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Monday, December 7, 2015

Yay, leftovers!

I've got nothing against turkey hash. Turkey sandwiches can be sublime, especially on fresh-outta-the-oven multigrain bread with cranberry sauce. Turkey tetrazzini was something my sister and I looked forward to every year.  But take it from me: there is no better use for leftover turkey than cooking the carcass into a rich, copper-colored stock and using that stock to make turkey congee. On drizzly early-December mornings, with the goodness of bone broth and nostalgia, it warms my tummy and my soul.

What's your favorite use of turkey leftovers?

Friday, May 8, 2015

Hey, leggo my...congee

(actually, I'm so stoked Kamal ate some of my radish-greens congee this morning that I don't even mind that he stole my spoon.)

Thursday, May 7, 2015

Double duty

I'm enamored with things that serve more than one purpose. I don't know if it comes from spending my first adult decade-plus in space-starved Manhattan apartments, but I still get excited over sofas that double as beds and tables that fold into bigger tables. Part of the reason I have so many big scarves is that they can spread out into picnic blankets or wrap into cozy swaddles for a baby or tie into shopping bags. My bike is equipped to function as a child-carrying, grocery-getting, quadriceps-building machine. I hunt for shoulder bags that covert to backpacks. I wear jewelry that works as toys for Kamal. All my favorite stuff multitasks. 

So it stands to reason that I love beets and radishes in the garden. These little jewels do double duty by growing both delicious root vegetables and luscious, flavorful greens.

I planted this row of French Breakfast radishes a few weeks ago, and today they were bursting out of the ground, nestled thickly together under their bright leaves.

Ombre is soooo two years ago. But these guys are bringing it back, am I right?

I sliced off the greens and sauteed them in coconut oil with a lovely egg fresh from our chickens. Then I sliced the radishes and left them raw, fanned out over the top of my bai zhou

I  know not everyone thinks of radish greens as palatable, or even as edible. They're kind of fuzzy, after all, and it's easy to get used to just seeing radishes as the uninspiring little pink-and-white  circles parked on the sidelines of the salad bar. But radish greens are fantastic--fresh, succulent, a little bit peppery. Fresh radishes are crisp, spicy perfection. 

Traditionally, French breakfast radishes are halved, spread with butter, and sprinkled with sea salt. This is a pretty heavenly dish, an ideal example of the simplest food often being the best. For today's congee, I analogized a bit and used a dash of soy sauce in place of the sea salt, and a few drops of sesame oil stood in for the butter. 

That yellow! That fuschia! That green!

After a four-mile run, dropping Kamal off at daycare and then heading home, it was the perfect, happiest breakfast. So good, in fact, that I just might have it for dinner, too. 

Saturday, March 21, 2015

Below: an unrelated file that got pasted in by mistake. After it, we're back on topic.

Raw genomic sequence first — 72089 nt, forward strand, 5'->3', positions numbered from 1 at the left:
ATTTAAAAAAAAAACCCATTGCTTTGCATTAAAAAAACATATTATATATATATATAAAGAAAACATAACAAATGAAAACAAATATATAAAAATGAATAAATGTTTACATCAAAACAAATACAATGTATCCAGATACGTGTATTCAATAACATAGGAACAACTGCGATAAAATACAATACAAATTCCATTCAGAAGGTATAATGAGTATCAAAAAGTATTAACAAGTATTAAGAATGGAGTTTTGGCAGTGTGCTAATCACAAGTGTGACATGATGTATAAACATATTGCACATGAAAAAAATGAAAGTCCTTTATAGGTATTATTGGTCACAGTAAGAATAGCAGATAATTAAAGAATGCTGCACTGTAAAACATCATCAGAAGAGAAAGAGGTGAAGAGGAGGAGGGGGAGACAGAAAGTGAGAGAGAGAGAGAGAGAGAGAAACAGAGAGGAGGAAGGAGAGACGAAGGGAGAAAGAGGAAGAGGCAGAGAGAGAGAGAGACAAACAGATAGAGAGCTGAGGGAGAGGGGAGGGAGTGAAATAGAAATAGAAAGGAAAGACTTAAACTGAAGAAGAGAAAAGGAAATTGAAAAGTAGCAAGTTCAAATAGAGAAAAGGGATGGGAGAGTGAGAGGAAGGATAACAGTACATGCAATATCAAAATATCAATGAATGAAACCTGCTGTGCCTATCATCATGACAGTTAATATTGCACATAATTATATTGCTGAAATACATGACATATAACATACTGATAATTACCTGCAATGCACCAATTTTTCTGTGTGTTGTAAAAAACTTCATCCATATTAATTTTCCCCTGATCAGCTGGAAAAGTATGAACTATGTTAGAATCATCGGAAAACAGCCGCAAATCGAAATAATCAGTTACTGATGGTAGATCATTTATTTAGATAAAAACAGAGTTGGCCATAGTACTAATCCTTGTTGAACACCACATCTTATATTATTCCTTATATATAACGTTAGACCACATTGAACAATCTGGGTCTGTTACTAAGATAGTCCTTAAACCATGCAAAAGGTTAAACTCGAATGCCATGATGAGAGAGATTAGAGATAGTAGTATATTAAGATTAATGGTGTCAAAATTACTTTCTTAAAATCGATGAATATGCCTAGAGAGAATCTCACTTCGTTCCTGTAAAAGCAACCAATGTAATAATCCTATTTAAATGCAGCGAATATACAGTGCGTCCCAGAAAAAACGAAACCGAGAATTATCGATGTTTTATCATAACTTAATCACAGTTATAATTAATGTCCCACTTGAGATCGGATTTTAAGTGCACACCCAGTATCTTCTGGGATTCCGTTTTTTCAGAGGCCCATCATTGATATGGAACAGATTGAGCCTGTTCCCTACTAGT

California congee

Bai zhou topped with a sliced half avocado, gojujang, and and a lovely fried egg fresh out of the backyard. 

Sunday, March 15, 2015

Gojujang, my favorite farmer's market, and call for HALP

When Tara Goodman (of Adafina Culinary and, of course, Goodman's Jewish Deli) brings you over some house-made gojujang, you do not waste any time in putting that fermenty hotness on your congee. And on everything else.  We made some Korean fried chicken with it, too, using this delicious recipe, and I smelled like the garlic capital of the world for DAYS, and it was totally worth it. The gojujang is really different from Adam's sriracha--much, much funkier and more umami. They're definitely not interchangeable, but they're both fabulous examples of their class.

And speaking of things that are fabulous examples of their class, my favorite farmer's market is opening for the season today. Today! Right now, even! We are beyond lucky to have tons of fantastic farmer's markets to choose from here in Sonoma County, but this one is dear to my heart, in part because it's almost in my backyard, and in part because it's just a fantastic mix of vendors and open space.

You guys, if you're reading this and in Sonoma County, you need to go to the opening day of the West End Farmer's Market. Goodman's Jewish Deli is there, serving house-made fresh rye bread and pastrami and the best Reuben I have ever had in my life, as well as other delicious things--check out the menu on their Facebook page.  Handlebar Farm will be there, with beautiful greens and crisp, sweet carrots that look like they came right off the pages of a vintage Beatrix Potter book. And the Jellyrolls, featuring the lovely voice of the lovely Dawn Zaft, owner of my favorite place to take a morning meeting (aka the Criminal Baking Company and Undercover Noshery), will be performing! And there's a lovely green space, right outside of the historic DeTurk Round Barn, for kiddos to run around and play and all of us to sit and picnic. I. Can't. Wait. 

So I'm gonna hustle and get me and Kamal ready to go shop, eat, play and dance. I hope I see you there!

Oh, and here's my quick call for help: I love writing this blog, but am feeling really challenged finding the time to do it, as a mother and business owner and person with lots of interests. (Just writing this post, I stopped about ten times to kiss booboos, clean up spills, fish urgently-needed toys out from behind the couch...and on other days, I see patients, too!) I'd love to hear tips from you on how you make time to do the things you love. Thanks!